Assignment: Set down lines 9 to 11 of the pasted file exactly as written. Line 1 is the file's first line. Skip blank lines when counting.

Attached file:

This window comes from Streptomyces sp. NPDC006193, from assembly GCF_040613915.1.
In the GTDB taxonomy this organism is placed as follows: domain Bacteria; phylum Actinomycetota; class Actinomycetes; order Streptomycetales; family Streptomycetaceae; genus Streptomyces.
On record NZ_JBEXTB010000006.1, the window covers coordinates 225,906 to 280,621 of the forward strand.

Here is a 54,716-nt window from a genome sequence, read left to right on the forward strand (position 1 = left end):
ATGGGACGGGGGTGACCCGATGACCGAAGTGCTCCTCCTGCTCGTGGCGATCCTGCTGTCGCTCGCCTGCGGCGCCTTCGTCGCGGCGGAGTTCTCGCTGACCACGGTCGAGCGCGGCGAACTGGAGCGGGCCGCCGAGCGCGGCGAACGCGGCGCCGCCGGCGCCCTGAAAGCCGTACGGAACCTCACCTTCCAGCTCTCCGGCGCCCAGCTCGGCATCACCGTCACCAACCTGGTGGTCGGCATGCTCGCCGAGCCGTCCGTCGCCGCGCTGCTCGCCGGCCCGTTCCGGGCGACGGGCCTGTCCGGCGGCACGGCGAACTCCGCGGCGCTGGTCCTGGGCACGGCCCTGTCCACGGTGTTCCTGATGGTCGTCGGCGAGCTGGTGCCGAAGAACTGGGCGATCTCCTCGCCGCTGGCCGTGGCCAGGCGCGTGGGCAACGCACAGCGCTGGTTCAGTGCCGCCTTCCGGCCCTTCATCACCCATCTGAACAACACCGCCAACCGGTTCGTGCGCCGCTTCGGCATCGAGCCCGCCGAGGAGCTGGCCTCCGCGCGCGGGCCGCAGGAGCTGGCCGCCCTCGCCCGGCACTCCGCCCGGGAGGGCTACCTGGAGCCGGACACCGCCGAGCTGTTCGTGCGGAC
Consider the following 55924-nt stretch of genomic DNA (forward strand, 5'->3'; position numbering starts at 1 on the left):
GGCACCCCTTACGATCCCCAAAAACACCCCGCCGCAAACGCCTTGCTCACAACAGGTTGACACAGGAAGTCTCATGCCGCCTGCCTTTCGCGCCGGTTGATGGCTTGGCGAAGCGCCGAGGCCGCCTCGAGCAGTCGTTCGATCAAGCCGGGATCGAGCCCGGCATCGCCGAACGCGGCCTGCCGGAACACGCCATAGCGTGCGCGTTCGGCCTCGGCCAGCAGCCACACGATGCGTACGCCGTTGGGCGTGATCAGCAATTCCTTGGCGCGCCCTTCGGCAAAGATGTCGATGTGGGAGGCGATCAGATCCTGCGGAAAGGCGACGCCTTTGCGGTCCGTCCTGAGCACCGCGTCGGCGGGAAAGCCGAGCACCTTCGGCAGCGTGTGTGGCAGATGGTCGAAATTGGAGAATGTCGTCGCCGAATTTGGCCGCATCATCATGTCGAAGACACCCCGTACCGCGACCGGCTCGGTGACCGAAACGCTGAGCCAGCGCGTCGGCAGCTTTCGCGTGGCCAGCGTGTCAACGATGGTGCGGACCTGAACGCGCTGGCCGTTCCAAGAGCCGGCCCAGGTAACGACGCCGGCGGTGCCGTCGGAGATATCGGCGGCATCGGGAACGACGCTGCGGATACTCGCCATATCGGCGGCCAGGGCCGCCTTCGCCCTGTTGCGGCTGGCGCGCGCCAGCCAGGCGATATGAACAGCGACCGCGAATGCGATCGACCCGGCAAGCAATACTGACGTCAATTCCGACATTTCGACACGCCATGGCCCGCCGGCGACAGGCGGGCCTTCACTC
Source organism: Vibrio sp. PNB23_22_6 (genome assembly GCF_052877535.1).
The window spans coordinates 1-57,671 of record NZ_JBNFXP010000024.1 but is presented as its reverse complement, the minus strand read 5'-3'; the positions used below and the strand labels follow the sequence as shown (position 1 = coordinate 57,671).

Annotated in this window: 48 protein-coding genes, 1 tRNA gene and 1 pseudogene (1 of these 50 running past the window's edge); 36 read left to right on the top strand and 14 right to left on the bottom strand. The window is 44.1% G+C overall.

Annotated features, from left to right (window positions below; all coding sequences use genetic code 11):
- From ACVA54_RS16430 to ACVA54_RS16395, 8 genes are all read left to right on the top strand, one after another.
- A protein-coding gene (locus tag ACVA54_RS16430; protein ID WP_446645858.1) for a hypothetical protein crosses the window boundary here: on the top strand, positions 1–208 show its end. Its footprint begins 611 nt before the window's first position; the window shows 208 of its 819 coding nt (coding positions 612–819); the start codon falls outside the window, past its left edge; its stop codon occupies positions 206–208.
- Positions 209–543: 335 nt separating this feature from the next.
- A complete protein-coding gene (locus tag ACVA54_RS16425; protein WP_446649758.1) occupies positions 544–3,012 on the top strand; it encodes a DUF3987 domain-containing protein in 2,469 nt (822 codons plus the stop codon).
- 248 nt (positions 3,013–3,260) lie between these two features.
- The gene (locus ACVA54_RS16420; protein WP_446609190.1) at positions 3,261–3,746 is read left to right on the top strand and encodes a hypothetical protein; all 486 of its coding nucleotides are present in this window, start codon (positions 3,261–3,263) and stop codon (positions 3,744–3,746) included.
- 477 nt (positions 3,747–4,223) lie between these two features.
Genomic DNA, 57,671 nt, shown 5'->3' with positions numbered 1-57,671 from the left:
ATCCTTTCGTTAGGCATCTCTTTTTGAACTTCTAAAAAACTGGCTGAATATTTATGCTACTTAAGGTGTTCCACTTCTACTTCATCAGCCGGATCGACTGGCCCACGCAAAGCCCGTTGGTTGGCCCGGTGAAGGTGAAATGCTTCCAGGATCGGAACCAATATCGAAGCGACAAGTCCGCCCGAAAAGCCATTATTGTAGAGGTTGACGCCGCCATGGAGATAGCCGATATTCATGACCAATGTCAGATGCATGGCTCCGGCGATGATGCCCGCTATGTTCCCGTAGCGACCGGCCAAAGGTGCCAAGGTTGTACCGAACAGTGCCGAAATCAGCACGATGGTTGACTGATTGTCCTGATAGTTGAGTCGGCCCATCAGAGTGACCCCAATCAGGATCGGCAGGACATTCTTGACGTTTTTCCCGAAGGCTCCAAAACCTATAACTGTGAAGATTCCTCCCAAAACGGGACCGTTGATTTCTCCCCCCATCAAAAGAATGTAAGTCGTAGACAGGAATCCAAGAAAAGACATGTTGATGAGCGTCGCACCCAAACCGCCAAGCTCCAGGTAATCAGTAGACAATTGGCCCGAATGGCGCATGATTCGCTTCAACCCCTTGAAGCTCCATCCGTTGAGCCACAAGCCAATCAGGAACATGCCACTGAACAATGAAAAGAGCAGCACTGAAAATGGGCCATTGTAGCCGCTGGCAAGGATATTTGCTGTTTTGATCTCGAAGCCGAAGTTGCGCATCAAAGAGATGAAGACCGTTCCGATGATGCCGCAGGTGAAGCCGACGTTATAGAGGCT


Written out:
The window spans coordinates 1-57,671 of record NZ_JBNFXP010000024.1 but is presented as its reverse complement, the minus strand read 5'-3'; the positions used below and the strand labels follow the sequence as shown (position 1 = coordinate 57,671).

Annotated in this window: 48 protein-coding genes, 1 tRNA gene and 1 pseudogene (1 of these 50 running past the window's edge); 36 read left to right on the top strand and 14 right to left on the bottom strand. The window is 44.1% G+C overall.

Annotated features, from left to right (window positions below; all coding sequences use genetic code 11):